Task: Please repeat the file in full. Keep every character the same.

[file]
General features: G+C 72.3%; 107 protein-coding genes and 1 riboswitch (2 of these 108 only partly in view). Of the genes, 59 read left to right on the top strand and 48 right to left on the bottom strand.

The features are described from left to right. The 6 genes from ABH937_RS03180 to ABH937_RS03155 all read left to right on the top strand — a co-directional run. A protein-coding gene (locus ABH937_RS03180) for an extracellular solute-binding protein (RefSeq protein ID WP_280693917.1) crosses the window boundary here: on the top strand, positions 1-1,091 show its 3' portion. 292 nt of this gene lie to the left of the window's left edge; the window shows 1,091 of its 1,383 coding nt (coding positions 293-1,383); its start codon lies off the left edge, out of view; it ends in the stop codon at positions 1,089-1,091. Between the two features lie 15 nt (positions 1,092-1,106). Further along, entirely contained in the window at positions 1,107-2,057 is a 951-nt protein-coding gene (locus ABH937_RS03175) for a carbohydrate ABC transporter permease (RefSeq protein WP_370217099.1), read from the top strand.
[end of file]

General features: G+C 72.3%; 107 protein-coding genes and 1 riboswitch (2 of these 108 only partly in view). Of the genes, 59 read left to right on the top strand and 48 right to left on the bottom strand.

The features are described from left to right. The 6 genes from ABH937_RS03180 to ABH937_RS03155 all read left to right on the top strand — a co-directional run. A protein-coding gene (locus ABH937_RS03180) for an extracellular solute-binding protein (RefSeq protein ID WP_280693917.1) crosses the window boundary here: on the top strand, positions 1-1,091 show its 3' portion. 292 nt of this gene lie to the left of the window's left edge; the window shows 1,091 of its 1,383 coding nt (coding positions 293-1,383); its start codon lies off the left edge, out of view; it ends in the stop codon at positions 1,089-1,091. Between the two features lie 15 nt (positions 1,092-1,106). Further along, entirely contained in the window at positions 1,107-2,057 is a 951-nt protein-coding gene (locus ABH937_RS03175) for a carbohydrate ABC transporter permease (RefSeq protein WP_370217099.1), read from the top strand.